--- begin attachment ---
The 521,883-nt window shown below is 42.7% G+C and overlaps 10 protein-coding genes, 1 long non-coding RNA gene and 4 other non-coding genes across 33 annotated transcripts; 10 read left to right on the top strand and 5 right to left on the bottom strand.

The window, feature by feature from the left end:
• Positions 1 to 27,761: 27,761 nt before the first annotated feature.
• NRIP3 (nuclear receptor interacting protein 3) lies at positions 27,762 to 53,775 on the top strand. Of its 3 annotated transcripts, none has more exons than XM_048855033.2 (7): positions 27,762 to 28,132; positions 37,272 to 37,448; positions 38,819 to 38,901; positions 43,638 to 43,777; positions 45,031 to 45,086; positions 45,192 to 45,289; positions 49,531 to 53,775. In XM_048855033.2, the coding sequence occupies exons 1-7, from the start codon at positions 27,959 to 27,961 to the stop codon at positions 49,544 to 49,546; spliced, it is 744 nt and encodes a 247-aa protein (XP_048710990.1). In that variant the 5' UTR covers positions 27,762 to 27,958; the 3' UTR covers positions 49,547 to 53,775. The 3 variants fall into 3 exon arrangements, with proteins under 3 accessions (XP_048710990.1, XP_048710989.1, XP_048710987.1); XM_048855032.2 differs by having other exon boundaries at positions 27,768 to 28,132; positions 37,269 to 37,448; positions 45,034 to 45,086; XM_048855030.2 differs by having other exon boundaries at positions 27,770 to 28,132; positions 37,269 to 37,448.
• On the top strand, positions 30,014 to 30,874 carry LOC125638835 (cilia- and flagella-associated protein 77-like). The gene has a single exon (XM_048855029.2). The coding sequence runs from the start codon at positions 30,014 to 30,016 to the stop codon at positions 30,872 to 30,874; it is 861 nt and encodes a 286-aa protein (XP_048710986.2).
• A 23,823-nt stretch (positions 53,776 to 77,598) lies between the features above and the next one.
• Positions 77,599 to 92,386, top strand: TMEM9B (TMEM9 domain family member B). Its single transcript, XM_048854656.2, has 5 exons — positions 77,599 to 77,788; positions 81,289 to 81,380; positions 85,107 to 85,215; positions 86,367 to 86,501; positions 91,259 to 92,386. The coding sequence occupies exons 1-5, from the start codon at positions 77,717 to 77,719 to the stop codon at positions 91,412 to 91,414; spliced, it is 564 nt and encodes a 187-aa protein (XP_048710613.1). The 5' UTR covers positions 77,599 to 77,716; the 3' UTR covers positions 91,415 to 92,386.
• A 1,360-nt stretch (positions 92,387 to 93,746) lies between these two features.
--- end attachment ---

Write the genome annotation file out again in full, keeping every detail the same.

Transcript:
The 521,883-nt window shown below is 42.7% G+C and overlaps 10 protein-coding genes, 1 long non-coding RNA gene and 4 other non-coding genes across 33 annotated transcripts; 10 read left to right on the top strand and 5 right to left on the bottom strand.

The window, feature by feature from the left end:
• Positions 1 to 27,761: 27,761 nt before the first annotated feature.
• NRIP3 (nuclear receptor interacting protein 3) lies at positions 27,762 to 53,775 on the top strand. Of its 3 annotated transcripts, none has more exons than XM_048855033.2 (7): positions 27,762 to 28,132; positions 37,272 to 37,448; positions 38,819 to 38,901; positions 43,638 to 43,777; positions 45,031 to 45,086; positions 45,192 to 45,289; positions 49,531 to 53,775. In XM_048855033.2, the coding sequence occupies exons 1-7, from the start codon at positions 27,959 to 27,961 to the stop codon at positions 49,544 to 49,546; spliced, it is 744 nt and encodes a 247-aa protein (XP_048710990.1). In that variant the 5' UTR covers positions 27,762 to 27,958; the 3' UTR covers positions 49,547 to 53,775. The 3 variants fall into 3 exon arrangements, with proteins under 3 accessions (XP_048710990.1, XP_048710989.1, XP_048710987.1); XM_048855032.2 differs by having other exon boundaries at positions 27,768 to 28,132; positions 37,269 to 37,448; positions 45,034 to 45,086; XM_048855030.2 differs by having other exon boundaries at positions 27,770 to 28,132; positions 37,269 to 37,448.
• On the top strand, positions 30,014 to 30,874 carry LOC125638835 (cilia- and flagella-associated protein 77-like). The gene has a single exon (XM_048855029.2). The coding sequence runs from the start codon at positions 30,014 to 30,016 to the stop codon at positions 30,872 to 30,874; it is 861 nt and encodes a 286-aa protein (XP_048710986.2).
• A 23,823-nt stretch (positions 53,776 to 77,598) lies between the features above and the next one.
• Positions 77,599 to 92,386, top strand: TMEM9B (TMEM9 domain family member B). Its single transcript, XM_048854656.2, has 5 exons — positions 77,599 to 77,788; positions 81,289 to 81,380; positions 85,107 to 85,215; positions 86,367 to 86,501; positions 91,259 to 92,386. The coding sequence occupies exons 1-5, from the start codon at positions 77,717 to 77,719 to the stop codon at positions 91,412 to 91,414; spliced, it is 564 nt and encodes a 187-aa protein (XP_048710613.1). The 5' UTR covers positions 77,599 to 77,716; the 3' UTR covers positions 91,415 to 92,386.
• A 1,360-nt stretch (positions 92,387 to 93,746) lies between these two features.